November 4, 2008, Basel, Switzerland – Clinical trials have begun on a new U.S.-backed drug to treat the debilitating feeling of heightened vigilance experienced by veterans with post-traumatic stress, Swiss-based pharmaceutical company Synosia said Nov. 3.
The study is funded with $1.4 million from the U.S. Defense Department and will focus on veterans of the wars in Iraq and Afghanistan, Synosia said.
The company said it hopes the drug, called nepicastat, will help patients who have lost the ability to accurately assess danger, resulting in a constant sense of alertness.
The condition, known as hyperarousal, is one symptom of post-traumatic stress disorder. Others include sleeplessness, anger and withdrawal from friends and family.
Post-traumatic stress disorder affects people from all walks of life, but is particularly common in veterans. Some 40,000 U.S. troops have been diagnosed with the disorder since 2003.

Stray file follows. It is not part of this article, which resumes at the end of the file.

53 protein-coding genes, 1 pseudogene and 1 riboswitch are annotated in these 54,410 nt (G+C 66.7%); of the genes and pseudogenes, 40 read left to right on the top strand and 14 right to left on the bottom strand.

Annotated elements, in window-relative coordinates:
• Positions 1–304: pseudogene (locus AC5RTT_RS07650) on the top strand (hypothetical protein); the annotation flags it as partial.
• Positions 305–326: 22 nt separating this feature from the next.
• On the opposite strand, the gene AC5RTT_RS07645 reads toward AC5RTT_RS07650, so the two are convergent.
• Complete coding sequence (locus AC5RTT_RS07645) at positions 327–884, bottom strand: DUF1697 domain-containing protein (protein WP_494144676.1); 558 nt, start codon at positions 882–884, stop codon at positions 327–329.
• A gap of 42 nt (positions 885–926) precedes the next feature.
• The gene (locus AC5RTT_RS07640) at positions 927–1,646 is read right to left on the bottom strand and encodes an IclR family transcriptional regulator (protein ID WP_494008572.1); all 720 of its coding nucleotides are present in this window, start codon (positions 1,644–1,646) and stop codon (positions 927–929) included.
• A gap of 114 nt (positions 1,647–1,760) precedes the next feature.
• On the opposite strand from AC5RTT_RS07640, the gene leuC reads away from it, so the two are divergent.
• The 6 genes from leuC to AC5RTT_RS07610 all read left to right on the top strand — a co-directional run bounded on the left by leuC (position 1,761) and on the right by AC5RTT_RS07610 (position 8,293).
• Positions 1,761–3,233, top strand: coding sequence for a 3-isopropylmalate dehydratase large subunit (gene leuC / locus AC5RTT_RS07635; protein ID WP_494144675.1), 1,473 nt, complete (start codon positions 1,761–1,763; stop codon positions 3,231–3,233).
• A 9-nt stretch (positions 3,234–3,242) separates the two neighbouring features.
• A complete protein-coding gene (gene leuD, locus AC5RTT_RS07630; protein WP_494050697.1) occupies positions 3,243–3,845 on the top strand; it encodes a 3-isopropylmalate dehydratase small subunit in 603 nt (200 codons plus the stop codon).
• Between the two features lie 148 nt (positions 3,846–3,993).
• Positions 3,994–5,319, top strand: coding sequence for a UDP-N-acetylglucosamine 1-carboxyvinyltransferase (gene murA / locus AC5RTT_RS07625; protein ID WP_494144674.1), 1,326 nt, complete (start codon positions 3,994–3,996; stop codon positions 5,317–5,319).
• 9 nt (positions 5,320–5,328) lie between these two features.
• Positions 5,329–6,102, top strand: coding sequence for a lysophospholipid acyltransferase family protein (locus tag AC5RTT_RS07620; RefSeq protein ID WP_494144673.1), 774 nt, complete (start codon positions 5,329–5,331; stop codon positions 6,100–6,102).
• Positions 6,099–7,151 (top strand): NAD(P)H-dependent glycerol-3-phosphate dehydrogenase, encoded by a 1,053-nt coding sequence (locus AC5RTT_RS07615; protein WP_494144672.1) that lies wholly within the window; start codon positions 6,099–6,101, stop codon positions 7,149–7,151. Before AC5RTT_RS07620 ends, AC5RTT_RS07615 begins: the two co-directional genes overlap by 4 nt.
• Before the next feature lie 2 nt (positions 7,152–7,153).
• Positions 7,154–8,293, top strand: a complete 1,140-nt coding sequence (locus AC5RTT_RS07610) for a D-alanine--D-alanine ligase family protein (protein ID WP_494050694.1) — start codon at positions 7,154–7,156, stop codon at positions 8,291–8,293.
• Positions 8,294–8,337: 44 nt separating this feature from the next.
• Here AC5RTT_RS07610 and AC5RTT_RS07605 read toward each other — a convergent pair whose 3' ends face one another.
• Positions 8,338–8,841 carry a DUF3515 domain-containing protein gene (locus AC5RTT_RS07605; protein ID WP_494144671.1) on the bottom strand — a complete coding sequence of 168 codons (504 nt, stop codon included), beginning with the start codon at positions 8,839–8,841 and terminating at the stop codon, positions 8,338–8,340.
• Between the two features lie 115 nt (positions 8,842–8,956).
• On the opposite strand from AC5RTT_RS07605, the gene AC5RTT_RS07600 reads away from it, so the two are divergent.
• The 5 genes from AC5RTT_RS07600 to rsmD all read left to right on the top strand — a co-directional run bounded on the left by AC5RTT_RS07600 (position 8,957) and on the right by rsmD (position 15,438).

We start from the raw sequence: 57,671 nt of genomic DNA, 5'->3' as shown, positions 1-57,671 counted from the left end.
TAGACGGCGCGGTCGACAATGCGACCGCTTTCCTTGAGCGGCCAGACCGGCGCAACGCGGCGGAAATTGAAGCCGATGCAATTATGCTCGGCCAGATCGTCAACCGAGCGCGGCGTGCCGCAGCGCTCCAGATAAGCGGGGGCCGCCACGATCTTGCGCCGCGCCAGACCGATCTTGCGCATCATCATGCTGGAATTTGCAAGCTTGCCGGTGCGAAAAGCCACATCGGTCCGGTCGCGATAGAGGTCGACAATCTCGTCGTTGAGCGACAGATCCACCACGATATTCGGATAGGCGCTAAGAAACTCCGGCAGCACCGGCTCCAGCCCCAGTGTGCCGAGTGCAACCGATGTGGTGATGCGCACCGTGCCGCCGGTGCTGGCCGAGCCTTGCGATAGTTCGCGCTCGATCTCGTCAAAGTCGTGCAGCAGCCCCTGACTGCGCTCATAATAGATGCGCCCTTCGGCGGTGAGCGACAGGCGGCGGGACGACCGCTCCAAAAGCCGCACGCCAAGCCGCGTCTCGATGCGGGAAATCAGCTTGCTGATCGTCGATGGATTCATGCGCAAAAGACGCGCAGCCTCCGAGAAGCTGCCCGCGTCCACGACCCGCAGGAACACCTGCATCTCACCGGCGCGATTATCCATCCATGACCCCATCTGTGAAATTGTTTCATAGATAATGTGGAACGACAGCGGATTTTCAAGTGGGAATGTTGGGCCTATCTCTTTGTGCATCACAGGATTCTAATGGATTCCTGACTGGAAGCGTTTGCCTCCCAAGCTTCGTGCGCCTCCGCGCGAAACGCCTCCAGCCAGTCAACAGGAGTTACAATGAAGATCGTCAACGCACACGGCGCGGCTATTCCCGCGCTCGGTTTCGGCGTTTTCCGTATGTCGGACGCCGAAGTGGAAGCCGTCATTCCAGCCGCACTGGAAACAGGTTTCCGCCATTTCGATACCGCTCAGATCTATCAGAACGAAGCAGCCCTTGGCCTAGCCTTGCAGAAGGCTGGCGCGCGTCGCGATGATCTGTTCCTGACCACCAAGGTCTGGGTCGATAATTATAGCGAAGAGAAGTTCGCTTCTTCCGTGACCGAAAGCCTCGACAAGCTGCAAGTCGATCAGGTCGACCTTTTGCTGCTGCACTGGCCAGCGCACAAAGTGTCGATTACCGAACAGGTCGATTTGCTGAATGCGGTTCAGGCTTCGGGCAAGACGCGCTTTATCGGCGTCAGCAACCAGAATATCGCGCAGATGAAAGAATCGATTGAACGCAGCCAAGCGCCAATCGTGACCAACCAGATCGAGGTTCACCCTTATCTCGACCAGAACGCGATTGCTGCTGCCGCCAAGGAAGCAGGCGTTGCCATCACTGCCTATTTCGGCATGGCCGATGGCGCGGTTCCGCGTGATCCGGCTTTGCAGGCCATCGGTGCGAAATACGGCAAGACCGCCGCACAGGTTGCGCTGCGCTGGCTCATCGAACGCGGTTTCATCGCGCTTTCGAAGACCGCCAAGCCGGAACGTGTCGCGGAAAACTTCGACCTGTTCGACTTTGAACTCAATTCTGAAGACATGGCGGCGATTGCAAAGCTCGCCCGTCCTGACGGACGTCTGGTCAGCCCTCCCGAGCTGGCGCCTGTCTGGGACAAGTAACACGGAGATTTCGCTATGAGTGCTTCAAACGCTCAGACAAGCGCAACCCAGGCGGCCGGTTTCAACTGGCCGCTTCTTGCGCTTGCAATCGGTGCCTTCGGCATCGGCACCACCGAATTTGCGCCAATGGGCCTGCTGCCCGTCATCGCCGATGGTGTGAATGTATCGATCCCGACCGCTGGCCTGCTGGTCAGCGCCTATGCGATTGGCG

Synosia said the clinical trial will be conducted by researchers at veterans medical centers in Tuscaloosa, Alabama; Houston; and Charleston, South Carolina.
Officials at the U.S. Defense Department and the Department of Veterans Affairs could not immediately be reached for comment.
Initial results about the effectiveness and tolerability of nepicastat are expected next spring, said Synosia spokesman Jan Gregor. Synosia is conducting separate trials to test whether nepicastat is effective as a treatment for cocaine abuse.
Nepicastat works by inhibiting the conversion of the brain chemical dopamine into an adrenaline-like compound called norepinephrine.